The subject of scalability becomes the topic considered by Stefan Hinker in his blog entitled Some thoughts about scalability in which he reviews the current thinking on the issue. The blog described the "hockey stick" curve that plots degradation of response time in terms of load. As Hinker notes, "a new product usually has a few large bottlenecks, and because they're large, the response time curve take off for infinity early, and goes almost straight up. Overloading the system even a little bit causes it to "hit the wall" and seem to hang. Response time is fairly flat until an inflection point, then heads up like a homesick angel."
While PCs have a tendency to reach the inflection point relatively rapidly when load exceeds 70 to 80%, the fine-grained spin-locking in Solaris typically delivers superior scaling, Hinker asserts. Other attributes of Solaris, such as the large set of evolved architecturally-aware features that make the Solaris scheduler itself a huge factor in the superior scaling of Solaris, along with such other features as evolved AIO options and preemption control, which have been well-integrated.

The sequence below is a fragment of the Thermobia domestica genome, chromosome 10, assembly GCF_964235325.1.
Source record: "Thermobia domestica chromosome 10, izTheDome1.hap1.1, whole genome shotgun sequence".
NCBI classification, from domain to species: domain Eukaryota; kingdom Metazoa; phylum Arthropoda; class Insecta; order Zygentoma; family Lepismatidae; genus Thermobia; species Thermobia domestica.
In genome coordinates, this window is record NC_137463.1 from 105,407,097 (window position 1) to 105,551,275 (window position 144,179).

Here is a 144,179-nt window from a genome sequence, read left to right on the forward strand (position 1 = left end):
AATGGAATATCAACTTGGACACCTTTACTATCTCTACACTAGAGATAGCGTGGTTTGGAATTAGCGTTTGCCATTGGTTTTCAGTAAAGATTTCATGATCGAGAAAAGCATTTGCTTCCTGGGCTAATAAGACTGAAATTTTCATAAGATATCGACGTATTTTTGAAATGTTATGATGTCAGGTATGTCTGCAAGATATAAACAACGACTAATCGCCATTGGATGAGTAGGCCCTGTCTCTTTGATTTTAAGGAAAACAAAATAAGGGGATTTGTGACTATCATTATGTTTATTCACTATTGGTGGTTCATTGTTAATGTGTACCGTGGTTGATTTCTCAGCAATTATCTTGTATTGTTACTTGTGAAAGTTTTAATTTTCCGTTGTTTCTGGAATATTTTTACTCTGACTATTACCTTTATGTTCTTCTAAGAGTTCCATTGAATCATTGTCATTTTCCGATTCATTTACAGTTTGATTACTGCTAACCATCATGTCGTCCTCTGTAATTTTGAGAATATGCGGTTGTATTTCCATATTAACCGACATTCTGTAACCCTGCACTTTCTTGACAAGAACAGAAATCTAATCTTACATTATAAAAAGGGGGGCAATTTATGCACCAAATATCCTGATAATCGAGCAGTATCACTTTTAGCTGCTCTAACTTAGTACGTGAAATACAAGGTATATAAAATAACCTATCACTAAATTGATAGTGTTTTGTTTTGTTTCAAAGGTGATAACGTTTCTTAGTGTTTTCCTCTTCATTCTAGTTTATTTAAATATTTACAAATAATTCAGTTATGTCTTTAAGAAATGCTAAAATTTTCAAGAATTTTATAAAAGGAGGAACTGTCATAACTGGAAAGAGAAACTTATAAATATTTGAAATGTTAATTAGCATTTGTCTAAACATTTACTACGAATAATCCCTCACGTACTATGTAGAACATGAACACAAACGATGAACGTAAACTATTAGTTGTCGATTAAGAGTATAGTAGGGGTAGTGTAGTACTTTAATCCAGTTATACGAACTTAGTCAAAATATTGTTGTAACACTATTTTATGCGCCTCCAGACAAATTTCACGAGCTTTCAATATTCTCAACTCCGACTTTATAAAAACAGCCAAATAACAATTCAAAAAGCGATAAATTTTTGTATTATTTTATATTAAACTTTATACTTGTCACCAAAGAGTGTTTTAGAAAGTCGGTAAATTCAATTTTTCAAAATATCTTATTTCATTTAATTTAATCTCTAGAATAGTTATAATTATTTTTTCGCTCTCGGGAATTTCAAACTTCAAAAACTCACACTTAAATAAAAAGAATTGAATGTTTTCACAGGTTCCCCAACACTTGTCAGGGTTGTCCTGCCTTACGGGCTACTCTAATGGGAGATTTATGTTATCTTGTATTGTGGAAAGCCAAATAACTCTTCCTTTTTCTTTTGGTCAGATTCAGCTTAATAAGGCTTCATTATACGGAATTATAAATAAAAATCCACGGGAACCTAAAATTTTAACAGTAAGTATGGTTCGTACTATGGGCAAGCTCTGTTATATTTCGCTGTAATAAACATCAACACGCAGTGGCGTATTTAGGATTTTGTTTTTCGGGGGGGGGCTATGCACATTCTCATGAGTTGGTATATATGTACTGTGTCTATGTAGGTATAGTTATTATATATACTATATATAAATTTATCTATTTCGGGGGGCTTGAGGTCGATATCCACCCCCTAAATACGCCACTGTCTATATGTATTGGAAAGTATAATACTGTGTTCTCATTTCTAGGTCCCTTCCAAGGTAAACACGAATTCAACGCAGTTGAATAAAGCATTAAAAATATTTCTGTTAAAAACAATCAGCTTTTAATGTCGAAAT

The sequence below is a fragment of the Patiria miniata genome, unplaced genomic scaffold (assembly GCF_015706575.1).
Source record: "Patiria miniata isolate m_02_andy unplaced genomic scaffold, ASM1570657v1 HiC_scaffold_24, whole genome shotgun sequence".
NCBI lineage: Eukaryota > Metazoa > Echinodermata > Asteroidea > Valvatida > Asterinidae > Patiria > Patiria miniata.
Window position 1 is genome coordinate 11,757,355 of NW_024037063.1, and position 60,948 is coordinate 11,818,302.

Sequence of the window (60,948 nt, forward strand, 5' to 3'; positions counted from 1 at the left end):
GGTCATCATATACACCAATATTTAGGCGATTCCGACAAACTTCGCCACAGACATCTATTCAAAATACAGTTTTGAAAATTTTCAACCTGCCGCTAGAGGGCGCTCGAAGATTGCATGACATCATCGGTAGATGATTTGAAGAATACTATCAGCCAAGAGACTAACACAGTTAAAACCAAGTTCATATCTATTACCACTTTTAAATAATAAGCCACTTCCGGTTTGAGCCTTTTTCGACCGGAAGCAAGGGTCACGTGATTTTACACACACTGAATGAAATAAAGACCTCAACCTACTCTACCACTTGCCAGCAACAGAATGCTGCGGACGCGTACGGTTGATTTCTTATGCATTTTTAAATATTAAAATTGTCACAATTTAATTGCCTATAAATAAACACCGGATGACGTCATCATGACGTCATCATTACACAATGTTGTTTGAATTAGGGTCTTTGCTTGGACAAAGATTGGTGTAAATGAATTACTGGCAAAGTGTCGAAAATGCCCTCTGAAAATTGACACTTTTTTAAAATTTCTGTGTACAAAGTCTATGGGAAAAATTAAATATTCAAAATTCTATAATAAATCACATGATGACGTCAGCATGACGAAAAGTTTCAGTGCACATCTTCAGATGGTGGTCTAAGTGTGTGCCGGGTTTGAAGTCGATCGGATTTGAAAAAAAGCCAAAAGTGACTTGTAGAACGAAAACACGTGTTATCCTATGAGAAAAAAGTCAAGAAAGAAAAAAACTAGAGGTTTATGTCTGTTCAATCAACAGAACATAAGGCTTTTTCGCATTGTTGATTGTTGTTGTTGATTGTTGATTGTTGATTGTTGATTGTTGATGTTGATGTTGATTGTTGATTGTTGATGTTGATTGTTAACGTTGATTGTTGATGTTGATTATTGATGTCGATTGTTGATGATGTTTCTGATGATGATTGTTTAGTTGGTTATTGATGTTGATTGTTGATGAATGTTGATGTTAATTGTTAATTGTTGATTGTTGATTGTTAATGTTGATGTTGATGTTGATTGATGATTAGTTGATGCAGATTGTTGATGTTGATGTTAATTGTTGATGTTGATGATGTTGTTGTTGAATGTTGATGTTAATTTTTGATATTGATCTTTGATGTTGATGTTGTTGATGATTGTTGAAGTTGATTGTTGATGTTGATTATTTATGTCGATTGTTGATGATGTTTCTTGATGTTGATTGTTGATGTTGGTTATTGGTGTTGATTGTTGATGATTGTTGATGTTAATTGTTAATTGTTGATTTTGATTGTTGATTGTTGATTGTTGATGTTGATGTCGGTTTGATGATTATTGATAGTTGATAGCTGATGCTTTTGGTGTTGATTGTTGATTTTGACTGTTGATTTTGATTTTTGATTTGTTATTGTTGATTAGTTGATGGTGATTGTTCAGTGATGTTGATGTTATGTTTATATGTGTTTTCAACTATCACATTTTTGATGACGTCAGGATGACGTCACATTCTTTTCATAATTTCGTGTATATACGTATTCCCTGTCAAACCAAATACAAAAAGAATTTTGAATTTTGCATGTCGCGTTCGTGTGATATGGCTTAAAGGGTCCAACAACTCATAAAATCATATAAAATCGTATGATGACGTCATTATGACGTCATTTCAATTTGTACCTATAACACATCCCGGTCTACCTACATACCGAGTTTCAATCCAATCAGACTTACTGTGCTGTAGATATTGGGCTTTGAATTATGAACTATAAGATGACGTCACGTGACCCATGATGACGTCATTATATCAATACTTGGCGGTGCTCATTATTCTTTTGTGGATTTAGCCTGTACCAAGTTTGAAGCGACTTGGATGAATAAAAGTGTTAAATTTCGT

Hinker suggests that his readers use the Java2D demo found in the JDK and then open the dummy CPU loads and push the %CPU higher and higher until it finally starts to feel slow which, amazingly, he writes, often happens quite close to 100% before any actual, user-visible degradation shows up.
He suggests an even more graphic demonstration that uses SRM to grant an app 80% of the cpu and then start dozens of dummy CPU loads in another zone to force the CPU to pin at 100%, while performance stays fine. It may be difficult to convince an audience that the results are not being faked, he contends.
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